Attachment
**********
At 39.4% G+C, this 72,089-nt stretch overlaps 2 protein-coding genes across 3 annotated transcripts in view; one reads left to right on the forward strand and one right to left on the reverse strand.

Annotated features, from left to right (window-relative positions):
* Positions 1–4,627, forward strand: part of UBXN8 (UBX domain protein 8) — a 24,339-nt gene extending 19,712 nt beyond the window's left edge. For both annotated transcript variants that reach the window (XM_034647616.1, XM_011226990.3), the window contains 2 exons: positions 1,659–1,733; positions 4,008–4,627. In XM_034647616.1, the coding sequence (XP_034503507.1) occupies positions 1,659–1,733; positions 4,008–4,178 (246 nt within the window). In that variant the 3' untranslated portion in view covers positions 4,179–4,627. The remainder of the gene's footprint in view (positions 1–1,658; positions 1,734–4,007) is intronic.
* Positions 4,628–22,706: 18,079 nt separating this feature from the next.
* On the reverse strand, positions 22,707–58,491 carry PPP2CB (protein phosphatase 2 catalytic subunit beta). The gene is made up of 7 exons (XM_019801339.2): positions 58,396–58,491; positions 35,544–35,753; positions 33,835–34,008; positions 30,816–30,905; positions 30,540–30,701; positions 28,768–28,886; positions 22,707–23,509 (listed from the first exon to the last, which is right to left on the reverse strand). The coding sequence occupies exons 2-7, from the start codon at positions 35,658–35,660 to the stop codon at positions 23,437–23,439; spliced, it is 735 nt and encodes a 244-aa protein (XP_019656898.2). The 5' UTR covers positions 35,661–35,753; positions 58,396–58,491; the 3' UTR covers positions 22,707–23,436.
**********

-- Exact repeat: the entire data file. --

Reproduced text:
At 39.4% G+C, this 72,089-nt stretch overlaps 2 protein-coding genes across 3 annotated transcripts in view; one reads left to right on the forward strand and one right to left on the reverse strand.

Annotated features, from left to right (window-relative positions):
* Positions 1–4,627, forward strand: part of UBXN8 (UBX domain protein 8) — a 24,339-nt gene extending 19,712 nt beyond the window's left edge. For both annotated transcript variants that reach the window (XM_034647616.1, XM_011226990.3), the window contains 2 exons: positions 1,659–1,733; positions 4,008–4,627. In XM_034647616.1, the coding sequence (XP_034503507.1) occupies positions 1,659–1,733; positions 4,008–4,178 (246 nt within the window). In that variant the 3' untranslated portion in view covers positions 4,179–4,627. The remainder of the gene's footprint in view (positions 1–1,658; positions 1,734–4,007) is intronic.
* Positions 4,628–22,706: 18,079 nt separating this feature from the next.
* On the reverse strand, positions 22,707–58,491 carry PPP2CB (protein phosphatase 2 catalytic subunit beta). The gene is made up of 7 exons (XM_019801339.2): positions 58,396–58,491; positions 35,544–35,753; positions 33,835–34,008; positions 30,816–30,905; positions 30,540–30,701; positions 28,768–28,886; positions 22,707–23,509 (listed from the first exon to the last, which is right to left on the reverse strand). The coding sequence occupies exons 2-7, from the start codon at positions 35,658–35,660 to the stop codon at positions 23,437–23,439; spliced, it is 735 nt and encodes a 244-aa protein (XP_019656898.2). The 5' UTR covers positions 35,661–35,753; positions 58,396–58,491; the 3' UTR covers positions 22,707–23,436.